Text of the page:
My thesis examines the early history of the General Federation of Trade Unions (GFTU) from its inception in 1899 until the general strike in 1926. Created by the Trades Union Congress (TUC), the GFTU was a highly influential arbitration committee and national strike fund administrator. Nevertheless, the GFTU has been largely relegated to the historiographical footnotes, as a consequence of being overshadowed by the larger TUC. In order to bring fresh insight into trade union history, I use new emotions history methodologies to consider how feelings were used in their publications, reports and minutes. To frame this, I also include critical biographies of GFTU leaders to demonstrate how important personalities and friendship networks were to trade union culture.
Although most of the GFTU’s records are digitised and available online at Bishopsgate Institute, I had been making use of other labour history archives until the pandemic sadly forced them to close. The halting of the Inter-Library Loan service was also a huge blow to my plans. Thankfully, the SSLH bursary enabled me to purchase a subscription to findmypast.co.uk so that I could view census data and newspaper articles to help me write more about the personalities that led the GFTU.
Pete Curran (1860-1910), known primarily as leader of the Gasworkers’ Union and as a Labour MP, was the founding Chairman of the GFTU. His congeniality and willingness to work with a wide range of people in the labour movement made him the ideal person to oversee the growth of this new organisation. According to the 1901 census he was living in Walthamstow with his wife (Marion Curran, also a trade union organiser) and five children, but also a 74-year-old widow called Ann Duggan. Although she is listed as a ‘general domestic’, she may have been a family member in need of a roof over her head, perhaps in exchange for a little help around the house. Having been born into poverty, this is perhaps an indication of enough rising affluence to be able to help relatives. Similarly, the 1911 record for Ben Tillett, founding member of the GFTU and leader of the Dock, Wharf, Riverside and General Workers’ Union, shows a clear reason for his passionate calls for social change that defined his early career. Of his nine children, seven had died. Such awful tragedy must have fuelled his passionate agitation to improve the living conditions of the working classes.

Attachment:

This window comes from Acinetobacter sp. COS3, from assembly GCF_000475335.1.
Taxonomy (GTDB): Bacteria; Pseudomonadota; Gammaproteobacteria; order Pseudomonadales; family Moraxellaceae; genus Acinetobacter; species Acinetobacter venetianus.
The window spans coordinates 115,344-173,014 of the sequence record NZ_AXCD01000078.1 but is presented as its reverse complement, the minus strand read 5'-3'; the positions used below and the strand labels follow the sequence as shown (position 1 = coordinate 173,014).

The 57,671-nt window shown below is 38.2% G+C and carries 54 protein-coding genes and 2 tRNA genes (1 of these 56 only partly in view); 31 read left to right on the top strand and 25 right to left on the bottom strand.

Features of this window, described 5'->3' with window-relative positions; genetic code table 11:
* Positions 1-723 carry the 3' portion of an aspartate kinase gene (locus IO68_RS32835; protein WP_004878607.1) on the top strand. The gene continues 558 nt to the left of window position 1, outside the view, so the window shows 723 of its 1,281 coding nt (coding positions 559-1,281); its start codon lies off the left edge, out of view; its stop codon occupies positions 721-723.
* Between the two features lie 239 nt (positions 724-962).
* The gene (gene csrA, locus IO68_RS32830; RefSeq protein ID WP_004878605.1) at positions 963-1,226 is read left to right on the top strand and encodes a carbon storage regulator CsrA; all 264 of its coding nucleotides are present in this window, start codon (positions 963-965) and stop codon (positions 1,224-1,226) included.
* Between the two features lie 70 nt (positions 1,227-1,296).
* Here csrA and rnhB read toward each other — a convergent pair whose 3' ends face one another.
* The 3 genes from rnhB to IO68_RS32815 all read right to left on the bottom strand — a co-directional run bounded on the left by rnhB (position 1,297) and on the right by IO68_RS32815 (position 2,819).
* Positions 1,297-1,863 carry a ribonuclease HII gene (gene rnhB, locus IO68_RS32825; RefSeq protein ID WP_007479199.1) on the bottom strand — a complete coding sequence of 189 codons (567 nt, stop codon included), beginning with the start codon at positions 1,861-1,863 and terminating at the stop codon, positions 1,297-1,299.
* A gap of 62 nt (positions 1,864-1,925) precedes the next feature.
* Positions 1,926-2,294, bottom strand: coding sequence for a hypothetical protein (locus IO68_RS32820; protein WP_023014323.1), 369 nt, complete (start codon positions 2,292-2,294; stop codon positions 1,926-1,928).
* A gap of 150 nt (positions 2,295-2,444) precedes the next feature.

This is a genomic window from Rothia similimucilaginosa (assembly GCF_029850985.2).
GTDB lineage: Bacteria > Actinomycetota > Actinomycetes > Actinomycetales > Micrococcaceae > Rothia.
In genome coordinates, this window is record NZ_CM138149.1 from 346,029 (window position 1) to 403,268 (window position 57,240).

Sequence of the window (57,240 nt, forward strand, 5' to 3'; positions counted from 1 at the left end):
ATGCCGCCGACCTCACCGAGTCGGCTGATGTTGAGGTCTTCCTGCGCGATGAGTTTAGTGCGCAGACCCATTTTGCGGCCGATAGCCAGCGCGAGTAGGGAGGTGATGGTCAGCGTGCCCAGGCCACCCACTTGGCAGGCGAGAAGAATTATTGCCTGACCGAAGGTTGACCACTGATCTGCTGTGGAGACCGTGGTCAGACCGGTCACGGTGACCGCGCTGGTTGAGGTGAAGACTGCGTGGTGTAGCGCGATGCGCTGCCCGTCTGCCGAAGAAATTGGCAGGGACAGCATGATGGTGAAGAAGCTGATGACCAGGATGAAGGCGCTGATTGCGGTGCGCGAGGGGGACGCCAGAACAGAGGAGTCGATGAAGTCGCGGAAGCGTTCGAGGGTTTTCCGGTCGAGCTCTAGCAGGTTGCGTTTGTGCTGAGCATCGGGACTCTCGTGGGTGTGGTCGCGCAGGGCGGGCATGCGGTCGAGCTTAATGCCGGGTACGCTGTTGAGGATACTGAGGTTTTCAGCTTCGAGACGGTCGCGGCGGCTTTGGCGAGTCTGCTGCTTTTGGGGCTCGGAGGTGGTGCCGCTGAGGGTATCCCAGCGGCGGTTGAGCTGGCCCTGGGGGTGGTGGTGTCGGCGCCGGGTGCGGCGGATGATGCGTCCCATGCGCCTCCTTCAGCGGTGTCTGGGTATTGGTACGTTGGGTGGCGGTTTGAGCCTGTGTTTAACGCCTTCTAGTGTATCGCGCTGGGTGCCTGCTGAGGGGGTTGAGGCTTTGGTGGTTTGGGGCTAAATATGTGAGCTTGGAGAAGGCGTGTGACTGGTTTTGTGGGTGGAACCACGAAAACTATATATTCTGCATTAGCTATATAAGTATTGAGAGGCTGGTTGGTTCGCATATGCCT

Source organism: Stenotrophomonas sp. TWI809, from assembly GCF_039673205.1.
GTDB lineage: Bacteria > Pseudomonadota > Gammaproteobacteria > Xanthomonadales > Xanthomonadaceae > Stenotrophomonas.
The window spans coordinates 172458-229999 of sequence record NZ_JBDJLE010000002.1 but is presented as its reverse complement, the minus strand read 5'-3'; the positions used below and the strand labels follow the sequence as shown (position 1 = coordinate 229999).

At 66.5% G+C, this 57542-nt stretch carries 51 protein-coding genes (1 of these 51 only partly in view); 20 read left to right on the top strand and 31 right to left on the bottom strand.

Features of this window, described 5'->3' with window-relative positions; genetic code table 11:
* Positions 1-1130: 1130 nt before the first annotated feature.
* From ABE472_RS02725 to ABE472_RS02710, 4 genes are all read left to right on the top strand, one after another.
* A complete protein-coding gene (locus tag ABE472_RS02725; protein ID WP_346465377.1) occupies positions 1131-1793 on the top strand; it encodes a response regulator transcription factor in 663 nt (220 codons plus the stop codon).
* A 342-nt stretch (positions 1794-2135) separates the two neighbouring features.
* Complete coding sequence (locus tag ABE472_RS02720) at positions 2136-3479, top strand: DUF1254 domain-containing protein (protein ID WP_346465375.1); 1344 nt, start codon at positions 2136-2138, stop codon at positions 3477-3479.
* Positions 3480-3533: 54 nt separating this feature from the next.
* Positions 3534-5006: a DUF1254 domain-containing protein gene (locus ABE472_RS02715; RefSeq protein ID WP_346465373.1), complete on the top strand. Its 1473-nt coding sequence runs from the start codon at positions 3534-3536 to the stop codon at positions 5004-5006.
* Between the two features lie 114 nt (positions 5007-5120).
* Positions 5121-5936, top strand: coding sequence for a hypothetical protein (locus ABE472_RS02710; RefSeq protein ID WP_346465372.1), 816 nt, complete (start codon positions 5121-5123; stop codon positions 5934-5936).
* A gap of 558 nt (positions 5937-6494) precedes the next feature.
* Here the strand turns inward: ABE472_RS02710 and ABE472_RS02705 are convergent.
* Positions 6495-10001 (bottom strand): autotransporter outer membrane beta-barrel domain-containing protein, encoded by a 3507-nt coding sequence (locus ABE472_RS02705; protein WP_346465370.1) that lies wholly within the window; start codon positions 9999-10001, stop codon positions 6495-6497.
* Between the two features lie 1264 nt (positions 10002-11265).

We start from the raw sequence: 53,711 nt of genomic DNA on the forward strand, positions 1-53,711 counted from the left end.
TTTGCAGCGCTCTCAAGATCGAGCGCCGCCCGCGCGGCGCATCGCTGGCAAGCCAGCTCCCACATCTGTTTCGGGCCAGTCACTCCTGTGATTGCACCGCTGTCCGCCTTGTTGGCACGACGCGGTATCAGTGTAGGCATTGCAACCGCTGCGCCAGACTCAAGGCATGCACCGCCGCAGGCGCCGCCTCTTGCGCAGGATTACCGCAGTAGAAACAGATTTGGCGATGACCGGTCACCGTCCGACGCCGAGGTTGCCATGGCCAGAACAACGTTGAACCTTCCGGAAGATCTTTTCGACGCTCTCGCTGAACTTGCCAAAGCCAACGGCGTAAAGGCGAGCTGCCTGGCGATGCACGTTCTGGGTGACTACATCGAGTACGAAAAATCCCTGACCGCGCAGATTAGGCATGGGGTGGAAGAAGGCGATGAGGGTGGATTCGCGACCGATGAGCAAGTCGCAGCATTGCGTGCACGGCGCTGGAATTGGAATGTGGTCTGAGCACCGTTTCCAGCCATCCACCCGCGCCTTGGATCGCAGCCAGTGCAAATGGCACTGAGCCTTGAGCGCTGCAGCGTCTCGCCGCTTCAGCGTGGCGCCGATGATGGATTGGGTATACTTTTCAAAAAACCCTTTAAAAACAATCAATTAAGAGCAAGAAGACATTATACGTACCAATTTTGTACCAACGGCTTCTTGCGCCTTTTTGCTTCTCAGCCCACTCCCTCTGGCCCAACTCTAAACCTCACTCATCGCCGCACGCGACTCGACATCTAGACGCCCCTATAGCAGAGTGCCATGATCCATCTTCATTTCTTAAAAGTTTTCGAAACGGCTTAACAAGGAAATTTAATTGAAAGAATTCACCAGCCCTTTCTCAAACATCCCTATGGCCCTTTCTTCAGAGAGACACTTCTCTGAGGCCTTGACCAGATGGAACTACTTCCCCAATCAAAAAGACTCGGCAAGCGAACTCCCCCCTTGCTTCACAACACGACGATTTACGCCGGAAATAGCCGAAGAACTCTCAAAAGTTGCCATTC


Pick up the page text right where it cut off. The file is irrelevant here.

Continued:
Most interestingly, the census records have shone light on a woman who played a crucial role at the GFTU. Marie Olive Selfe (1892-1975) was a typist at the GFTU from around 1911. Clerical staff were the invisible glue that held large trade union organisations together; indeed, at this time the GFTU catered for one million workers whilst also representing Britain on the international trade union stage, which would have generated an enormous web of paperwork. Selfe would have been an important cog in that communication machine, but her name never appears in their records.
I first learnt about her existence through a conversation with some of the descendants of William A. Appleton (1859-1940), general secretary of the GFTU from 1907–1938. They had discovered that Appleton and Selfe began living together in a large house in Hertfordshire, after he left his wife and six children. Selfe began to use the name Appleton unofficially, and the pair had two children together. This is important, both as a correction of Prochaska’s accidental error in describing William A. Appleton as having never married in her History of the General Federation of Trade Unions (1982), but also as a reminder that labour leaders were not two-dimensional heroes of the working class. They were fallible, imperfect human beings with complex lives that often affected their careers. Appleton continued to host delegates at his home with the ‘unofficial’ Mrs Appleton, so it was an open secret that social lines of respectability had been somewhat blurred. The birth of their first child in 1916 coincided with a very public fall out between Appleton and the miners’ leader, Bob Smillie (1857-1940), and the start of the rapid decline of the GFTU’s national influence. Is it possible that Appleton’s extramarital relationship was a part of this process? There were rumours of personal hostilities as well as professional disagreements; perhaps Smillie, a devout family man, disapproved of Appleton’s living arrangements. Sadly, I do not yet know for sure.
I am very grateful to the SSLH for the opportunity to further reflect on emotions and personalities in the labour movement, and to think about how organisations were often driven by the personal experiences and relationships of their leaders.
Edda Nicolson is a PhD Researcher in Labour History at the University of Wolverhampton.